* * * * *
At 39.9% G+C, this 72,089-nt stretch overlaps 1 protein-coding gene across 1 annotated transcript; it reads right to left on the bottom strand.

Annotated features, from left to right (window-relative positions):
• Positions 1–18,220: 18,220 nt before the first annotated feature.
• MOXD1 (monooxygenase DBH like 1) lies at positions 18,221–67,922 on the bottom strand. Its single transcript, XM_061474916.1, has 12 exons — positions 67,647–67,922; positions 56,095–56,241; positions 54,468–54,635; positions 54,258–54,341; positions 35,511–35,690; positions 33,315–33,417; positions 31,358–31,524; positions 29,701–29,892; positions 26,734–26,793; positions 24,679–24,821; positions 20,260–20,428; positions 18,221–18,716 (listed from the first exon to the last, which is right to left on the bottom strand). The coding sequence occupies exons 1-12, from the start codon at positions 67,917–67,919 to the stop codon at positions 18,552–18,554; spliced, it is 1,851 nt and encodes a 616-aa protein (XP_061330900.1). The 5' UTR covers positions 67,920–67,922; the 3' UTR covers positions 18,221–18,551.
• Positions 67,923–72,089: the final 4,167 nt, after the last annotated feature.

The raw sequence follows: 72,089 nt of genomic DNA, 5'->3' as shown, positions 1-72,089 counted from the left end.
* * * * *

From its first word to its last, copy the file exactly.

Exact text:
At 39.9% G+C, this 72,089-nt stretch overlaps 1 protein-coding gene across 1 annotated transcript; it reads right to left on the bottom strand.

Annotated features, from left to right (window-relative positions):
• Positions 1–18,220: 18,220 nt before the first annotated feature.
• MOXD1 (monooxygenase DBH like 1) lies at positions 18,221–67,922 on the bottom strand. Its single transcript, XM_061474916.1, has 12 exons — positions 67,647–67,922; positions 56,095–56,241; positions 54,468–54,635; positions 54,258–54,341; positions 35,511–35,690; positions 33,315–33,417; positions 31,358–31,524; positions 29,701–29,892; positions 26,734–26,793; positions 24,679–24,821; positions 20,260–20,428; positions 18,221–18,716 (listed from the first exon to the last, which is right to left on the bottom strand). The coding sequence occupies exons 1-12, from the start codon at positions 67,917–67,919 to the stop codon at positions 18,552–18,554; spliced, it is 1,851 nt and encodes a 616-aa protein (XP_061330900.1). The 5' UTR covers positions 67,920–67,922; the 3' UTR covers positions 18,221–18,551.
• Positions 67,923–72,089: the final 4,167 nt, after the last annotated feature.

The raw sequence follows: 72,089 nt of genomic DNA, 5'->3' as shown, positions 1-72,089 counted from the left end.